First World War exhibition attracted about 1,000 people

Michael Hallett, project co-ordinator.

Michael Hallett, project co-ordinator.

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About 1,000 people visited Boston’s Drill Hall at the weekend to discover the history of the First World War.

The exhibition featured displays of weapons, a reconstruction of a trench and talks from experts, as well as the personal items left behind by Bostonians who fought on the front line.

Cliff Clover of Fisftoft with his model of LZ38 Zeppelin and holding a photo of his father

Cliff Clover of Fisftoft with his model of LZ38 Zeppelin and holding a photo of his father

Items on show included a jumper made in the trenches by Andrew Dickinson, of Leverton. He used needles made from barbed wire and wool from underpants sent by the Red Cross.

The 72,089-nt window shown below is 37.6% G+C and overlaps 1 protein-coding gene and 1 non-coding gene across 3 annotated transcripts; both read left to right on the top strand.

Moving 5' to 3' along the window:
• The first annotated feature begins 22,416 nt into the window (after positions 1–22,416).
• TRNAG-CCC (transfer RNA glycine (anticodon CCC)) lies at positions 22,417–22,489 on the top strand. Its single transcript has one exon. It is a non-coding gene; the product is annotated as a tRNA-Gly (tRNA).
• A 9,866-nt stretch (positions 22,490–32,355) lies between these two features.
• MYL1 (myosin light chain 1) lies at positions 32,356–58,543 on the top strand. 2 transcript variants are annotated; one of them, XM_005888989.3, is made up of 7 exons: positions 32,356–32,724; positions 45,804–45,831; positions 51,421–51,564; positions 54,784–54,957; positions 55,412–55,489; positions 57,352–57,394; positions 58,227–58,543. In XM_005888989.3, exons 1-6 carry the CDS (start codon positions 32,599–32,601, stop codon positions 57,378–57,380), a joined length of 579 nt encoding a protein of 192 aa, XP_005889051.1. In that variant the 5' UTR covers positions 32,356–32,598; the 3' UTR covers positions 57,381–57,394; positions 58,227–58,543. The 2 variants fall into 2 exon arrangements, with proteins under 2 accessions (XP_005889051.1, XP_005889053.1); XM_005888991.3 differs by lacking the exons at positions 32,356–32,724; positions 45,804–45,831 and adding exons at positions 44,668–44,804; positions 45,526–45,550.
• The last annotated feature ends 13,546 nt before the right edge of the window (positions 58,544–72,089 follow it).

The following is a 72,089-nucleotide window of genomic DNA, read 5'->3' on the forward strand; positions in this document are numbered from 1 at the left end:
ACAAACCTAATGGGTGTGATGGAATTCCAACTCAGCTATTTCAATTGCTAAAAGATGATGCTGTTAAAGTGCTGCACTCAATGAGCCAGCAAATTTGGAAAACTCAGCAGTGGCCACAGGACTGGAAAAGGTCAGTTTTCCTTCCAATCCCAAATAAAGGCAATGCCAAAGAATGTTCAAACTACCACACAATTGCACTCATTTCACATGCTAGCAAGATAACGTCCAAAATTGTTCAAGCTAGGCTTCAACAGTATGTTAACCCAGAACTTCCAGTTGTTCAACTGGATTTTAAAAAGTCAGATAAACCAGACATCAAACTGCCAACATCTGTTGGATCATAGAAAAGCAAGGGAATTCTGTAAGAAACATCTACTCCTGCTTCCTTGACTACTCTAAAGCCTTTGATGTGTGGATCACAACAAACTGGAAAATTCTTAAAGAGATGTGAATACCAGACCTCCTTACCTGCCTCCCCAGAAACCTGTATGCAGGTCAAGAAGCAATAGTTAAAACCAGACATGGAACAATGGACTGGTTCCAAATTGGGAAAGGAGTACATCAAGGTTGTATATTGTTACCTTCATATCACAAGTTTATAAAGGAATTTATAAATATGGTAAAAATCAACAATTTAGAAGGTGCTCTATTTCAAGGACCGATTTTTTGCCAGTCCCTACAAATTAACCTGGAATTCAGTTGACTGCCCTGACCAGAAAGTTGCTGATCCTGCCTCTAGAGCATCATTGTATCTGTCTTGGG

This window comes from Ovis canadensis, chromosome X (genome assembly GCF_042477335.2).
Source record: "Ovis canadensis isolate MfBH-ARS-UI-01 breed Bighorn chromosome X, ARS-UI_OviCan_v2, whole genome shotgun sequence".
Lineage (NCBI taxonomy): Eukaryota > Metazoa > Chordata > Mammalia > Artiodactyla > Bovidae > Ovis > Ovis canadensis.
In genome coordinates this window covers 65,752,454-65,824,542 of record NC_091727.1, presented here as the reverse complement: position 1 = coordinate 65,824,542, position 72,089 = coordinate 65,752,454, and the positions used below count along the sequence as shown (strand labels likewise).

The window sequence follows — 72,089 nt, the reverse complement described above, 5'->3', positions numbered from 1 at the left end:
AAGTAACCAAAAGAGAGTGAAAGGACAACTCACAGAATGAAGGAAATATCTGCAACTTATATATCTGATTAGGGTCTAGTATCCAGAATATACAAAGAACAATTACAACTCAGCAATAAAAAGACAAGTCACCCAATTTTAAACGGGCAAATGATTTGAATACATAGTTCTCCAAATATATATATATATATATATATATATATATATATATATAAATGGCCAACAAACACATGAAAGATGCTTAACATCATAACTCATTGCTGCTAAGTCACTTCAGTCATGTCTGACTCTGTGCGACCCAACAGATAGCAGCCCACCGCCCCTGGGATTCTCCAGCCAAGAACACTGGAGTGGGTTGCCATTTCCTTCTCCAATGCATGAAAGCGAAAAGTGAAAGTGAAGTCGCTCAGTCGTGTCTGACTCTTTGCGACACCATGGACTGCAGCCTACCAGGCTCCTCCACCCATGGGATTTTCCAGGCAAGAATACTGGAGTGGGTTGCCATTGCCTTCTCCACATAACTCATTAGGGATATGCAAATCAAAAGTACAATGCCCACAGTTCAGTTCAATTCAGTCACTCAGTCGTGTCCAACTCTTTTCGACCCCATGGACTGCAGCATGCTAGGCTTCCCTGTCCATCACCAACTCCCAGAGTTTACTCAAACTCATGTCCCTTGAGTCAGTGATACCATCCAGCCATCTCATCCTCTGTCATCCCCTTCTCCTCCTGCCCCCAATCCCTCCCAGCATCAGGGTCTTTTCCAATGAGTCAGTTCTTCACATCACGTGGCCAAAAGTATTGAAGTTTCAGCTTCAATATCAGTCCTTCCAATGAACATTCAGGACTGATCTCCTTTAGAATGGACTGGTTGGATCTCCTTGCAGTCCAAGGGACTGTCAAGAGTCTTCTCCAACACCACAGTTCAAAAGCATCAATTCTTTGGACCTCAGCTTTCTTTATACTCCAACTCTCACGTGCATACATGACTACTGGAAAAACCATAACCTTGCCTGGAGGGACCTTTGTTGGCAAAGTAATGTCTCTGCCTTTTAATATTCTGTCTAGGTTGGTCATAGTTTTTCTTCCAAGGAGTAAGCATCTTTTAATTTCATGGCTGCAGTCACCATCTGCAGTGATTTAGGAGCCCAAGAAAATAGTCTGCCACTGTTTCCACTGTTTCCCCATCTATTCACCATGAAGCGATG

Project co-ordinator Michael Hallett said: “While it was good to see the big things like the weaponry it was those little things that really gave it a lot more of a personal connection.”

He added: “One member of the public came in and his relative was one of those repatriated at the port in Boston. He gave us the boarding pass. That was a highlight, it was like gold dust.”

The event was put together by the Boston Great War Commemoration Society and funded by the Heritage Lottery Fund making use of the venue where many men trained and assembled before going off to fight in the war.

Mr Hallet said plans are in place for another event next year - with numbers far outstripping the 200 people he had hoped to attract.

He said: “For this year we are looking at going into schools and groups and really get out there and take it on tour.”

He added: “The aim wasn’t to be an uptight museum exhibition, it was to be far more interactive and enjoyable. Judging by the comments not one bad word was said - that was just fantastic.”